Chris Stapleton – From A Room Vol. 2 Reviewed: The second half of ‘From A Room’ drops and it’s more of the same… in a good way!

There’s no doubt about it – Chris Stapleton is on the fast track to becoming not just a country music legend but also a musical legend of our time. His debut record ‘Traveller’ and subsequent performance of ‘Tennessee Whiskey’ at the 2015 CMA Awards propelled him from Nashville songwriter extraordinaire to a Grammy winner and a multiple CMA Award winner. Earlier this year we saw ‘From A Room: Vol. 1’ released and the Stapleton juggernaut showed no signs of slowing down – tracks like ‘Broken Halos’ and ‘Second One To Know’ proved that Stapleton’s soulful voice could still belt out tunes whether they be soft and tender or rollicking and bluesy. In a bumper year for Stapleton fans we now have ‘From A Room: Vol. 2’ in our hands to close out 2017.

The album opens up with ‘Millionaire’, which is one of two covers on the record. It’s similar musically to ‘Broken Halos’ in that it starts of sparsely with acoustic guitar and Stapleton’s signature growl before the band kicks in and it grooves along. The true heart of this song is in the beautiful harmonies of Stapleton and his wife Morgane that weave together whilst singing the lyrics about love being worth more than anything in the world. The special thing about these two singing together is that it really does feel genuine.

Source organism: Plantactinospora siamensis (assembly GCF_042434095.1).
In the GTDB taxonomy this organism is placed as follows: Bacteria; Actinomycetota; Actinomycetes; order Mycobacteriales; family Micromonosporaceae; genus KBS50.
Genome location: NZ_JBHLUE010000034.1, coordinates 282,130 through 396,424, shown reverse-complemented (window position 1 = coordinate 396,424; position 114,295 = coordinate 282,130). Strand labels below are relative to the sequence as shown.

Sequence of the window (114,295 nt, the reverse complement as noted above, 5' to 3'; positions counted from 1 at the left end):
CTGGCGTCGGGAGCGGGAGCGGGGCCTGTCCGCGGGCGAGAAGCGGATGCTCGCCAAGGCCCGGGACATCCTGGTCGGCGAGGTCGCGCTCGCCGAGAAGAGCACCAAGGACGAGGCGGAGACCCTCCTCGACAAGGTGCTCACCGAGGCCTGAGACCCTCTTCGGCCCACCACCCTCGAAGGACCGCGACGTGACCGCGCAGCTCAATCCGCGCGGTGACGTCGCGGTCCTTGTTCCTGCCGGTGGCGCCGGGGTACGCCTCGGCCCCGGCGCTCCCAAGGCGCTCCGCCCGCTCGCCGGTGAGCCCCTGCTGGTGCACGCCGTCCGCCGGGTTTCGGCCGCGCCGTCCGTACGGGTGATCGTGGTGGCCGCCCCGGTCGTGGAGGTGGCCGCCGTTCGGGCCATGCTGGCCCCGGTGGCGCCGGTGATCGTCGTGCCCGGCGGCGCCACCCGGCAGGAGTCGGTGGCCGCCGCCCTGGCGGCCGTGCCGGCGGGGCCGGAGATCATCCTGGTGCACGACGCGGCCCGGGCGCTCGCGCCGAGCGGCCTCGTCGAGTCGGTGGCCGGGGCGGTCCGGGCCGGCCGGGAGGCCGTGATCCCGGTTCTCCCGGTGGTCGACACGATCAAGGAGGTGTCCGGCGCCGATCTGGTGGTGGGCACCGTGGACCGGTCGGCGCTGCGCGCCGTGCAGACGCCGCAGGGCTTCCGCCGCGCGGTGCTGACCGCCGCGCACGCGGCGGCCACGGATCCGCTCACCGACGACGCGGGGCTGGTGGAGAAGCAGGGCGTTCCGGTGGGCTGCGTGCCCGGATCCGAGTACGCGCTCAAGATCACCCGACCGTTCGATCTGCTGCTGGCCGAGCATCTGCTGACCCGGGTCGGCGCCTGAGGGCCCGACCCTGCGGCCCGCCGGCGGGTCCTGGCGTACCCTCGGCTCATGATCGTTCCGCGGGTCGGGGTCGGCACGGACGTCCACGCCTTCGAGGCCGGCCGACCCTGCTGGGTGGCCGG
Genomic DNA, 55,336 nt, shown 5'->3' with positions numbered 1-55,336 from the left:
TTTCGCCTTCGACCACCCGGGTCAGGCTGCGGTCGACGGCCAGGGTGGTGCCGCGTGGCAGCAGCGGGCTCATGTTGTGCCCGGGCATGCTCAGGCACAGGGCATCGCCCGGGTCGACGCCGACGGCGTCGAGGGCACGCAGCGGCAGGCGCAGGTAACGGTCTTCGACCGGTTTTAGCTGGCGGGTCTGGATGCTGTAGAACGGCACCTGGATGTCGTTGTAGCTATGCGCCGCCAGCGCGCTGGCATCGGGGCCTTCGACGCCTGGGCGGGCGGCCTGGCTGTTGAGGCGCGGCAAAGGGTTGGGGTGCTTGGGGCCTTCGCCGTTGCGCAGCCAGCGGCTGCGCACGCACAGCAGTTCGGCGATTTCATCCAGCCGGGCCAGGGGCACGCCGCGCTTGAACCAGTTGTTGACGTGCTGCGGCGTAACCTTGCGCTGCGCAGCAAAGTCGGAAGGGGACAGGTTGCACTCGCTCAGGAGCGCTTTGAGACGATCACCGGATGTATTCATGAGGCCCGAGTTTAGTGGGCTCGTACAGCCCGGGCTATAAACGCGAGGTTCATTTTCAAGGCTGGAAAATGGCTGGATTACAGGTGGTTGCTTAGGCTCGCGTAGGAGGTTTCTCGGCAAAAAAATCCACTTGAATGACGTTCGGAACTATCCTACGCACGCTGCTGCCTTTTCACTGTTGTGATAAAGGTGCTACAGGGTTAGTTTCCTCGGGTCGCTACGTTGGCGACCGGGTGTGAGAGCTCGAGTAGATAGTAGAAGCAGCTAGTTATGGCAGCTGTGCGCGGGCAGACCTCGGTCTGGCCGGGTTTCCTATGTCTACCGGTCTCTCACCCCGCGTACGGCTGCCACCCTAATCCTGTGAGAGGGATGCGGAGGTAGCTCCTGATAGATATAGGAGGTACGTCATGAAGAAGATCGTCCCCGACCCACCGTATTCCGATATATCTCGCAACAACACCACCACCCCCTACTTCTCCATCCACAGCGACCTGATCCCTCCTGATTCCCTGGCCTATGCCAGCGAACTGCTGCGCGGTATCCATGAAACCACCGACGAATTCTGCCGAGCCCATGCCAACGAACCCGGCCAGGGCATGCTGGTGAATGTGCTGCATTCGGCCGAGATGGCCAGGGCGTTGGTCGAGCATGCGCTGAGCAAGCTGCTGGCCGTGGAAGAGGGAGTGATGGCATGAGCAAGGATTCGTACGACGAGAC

‘Hard Livin’ kicks off with a guitar riff that could have been from a Waylon Jennings song and sounds like it has been recorded live in a honky tonk. It’s a foot-stomping slice of outlaw country and really showcases the best of Stapleton’s brand of country music. Lyrically it’s all about how living fast and hard catches up with you and Stapleton’s rough and ready vocals really make it believable – his ‘Woo’ just before the instrumental is just badass!

Next up is ‘Scarecrow in the Garden’ which is a kind of Celtic-folk inspired song and slows things down a little bit. It’s the story of a farmer who came from Northern Ireland to try and make a living in the USA. It’s all about the desperation and difficulty suffered and how that leads to him ‘sitting here all night, there’s a bible in my left hand and a pistol in my right’. It’s really great songwriting from Stapleton (with Brice Long and Matt Fleener).

Track four is a slow and soulful blues in the form of ‘Nobody’s Lonely Tonight’. Its yet another lyrical triumph written this time with Mike Henderson that will transport you back to any heartbreak that you’ve ever suffered as Stapleton sings “what’s love but an illusion”. The story tells of two broken hearted people who meet and decide to act like the other is their lost love for one night so they don’t have to feel lonely. It’s deep and heart wrenching stuff.

‘Tryin’ To Untagle My Mind’ picks things up slightly as Stapleton goes into lamenting outlaw mode singing about getting drunk and stoned and sleeping with women. It’s a slow bluesy country song in the mode of ‘Nobody to Blame’ from ‘Traveller’. The big chunky guitar riff in this song just goes to underline what an under-rated musician Stapleton really is.